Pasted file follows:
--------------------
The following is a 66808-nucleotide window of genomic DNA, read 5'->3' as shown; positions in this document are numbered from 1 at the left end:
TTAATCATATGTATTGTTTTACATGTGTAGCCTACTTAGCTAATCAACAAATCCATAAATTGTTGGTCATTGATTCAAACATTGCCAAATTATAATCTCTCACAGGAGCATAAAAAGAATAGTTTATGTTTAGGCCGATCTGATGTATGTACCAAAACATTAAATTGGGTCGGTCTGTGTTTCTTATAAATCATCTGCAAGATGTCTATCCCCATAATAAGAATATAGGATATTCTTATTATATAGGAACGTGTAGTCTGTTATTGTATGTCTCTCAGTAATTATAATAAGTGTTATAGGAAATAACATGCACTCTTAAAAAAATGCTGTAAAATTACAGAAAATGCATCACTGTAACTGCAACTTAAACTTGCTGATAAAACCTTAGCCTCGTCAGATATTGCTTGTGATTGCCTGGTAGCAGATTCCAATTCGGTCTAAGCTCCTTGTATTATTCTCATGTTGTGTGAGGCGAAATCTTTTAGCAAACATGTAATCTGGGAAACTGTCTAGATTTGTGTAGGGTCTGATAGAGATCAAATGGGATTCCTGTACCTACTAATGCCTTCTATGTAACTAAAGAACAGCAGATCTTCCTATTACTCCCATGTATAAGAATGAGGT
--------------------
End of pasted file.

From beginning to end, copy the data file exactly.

The following is a 66808-nucleotide window of genomic DNA, read 5'->3' as shown; positions in this document are numbered from 1 at the left end:
TTAATCATATGTATTGTTTTACATGTGTAGCCTACTTAGCTAATCAACAAATCCATAAATTGTTGGTCATTGATTCAAACATTGCCAAATTATAATCTCTCACAGGAGCATAAAAAGAATAGTTTATGTTTAGGCCGATCTGATGTATGTACCAAAACATTAAATTGGGTCGGTCTGTGTTTCTTATAAATCATCTGCAAGATGTCTATCCCCATAATAAGAATATAGGATATTCTTATTATATAGGAACGTGTAGTCTGTTATTGTATGTCTCTCAGTAATTATAATAAGTGTTATAGGAAATAACATGCACTCTTAAAAAAATGCTGTAAAATTACAGAAAATGCATCACTGTAACTGCAACTTAAACTTGCTGATAAAACCTTAGCCTCGTCAGATATTGCTTGTGATTGCCTGGTAGCAGATTCCAATTCGGTCTAAGCTCCTTGTATTATTCTCATGTTGTGTGAGGCGAAATCTTTTAGCAAACATGTAATCTGGGAAACTGTCTAGATTTGTGTAGGGTCTGATAGAGATCAAATGGGATTCCTGTACCTACTAATGCCTTCTATGTAACTAAAGAACAGCAGATCTTCCTATTACTCCCATGTATAAGAATGAGGT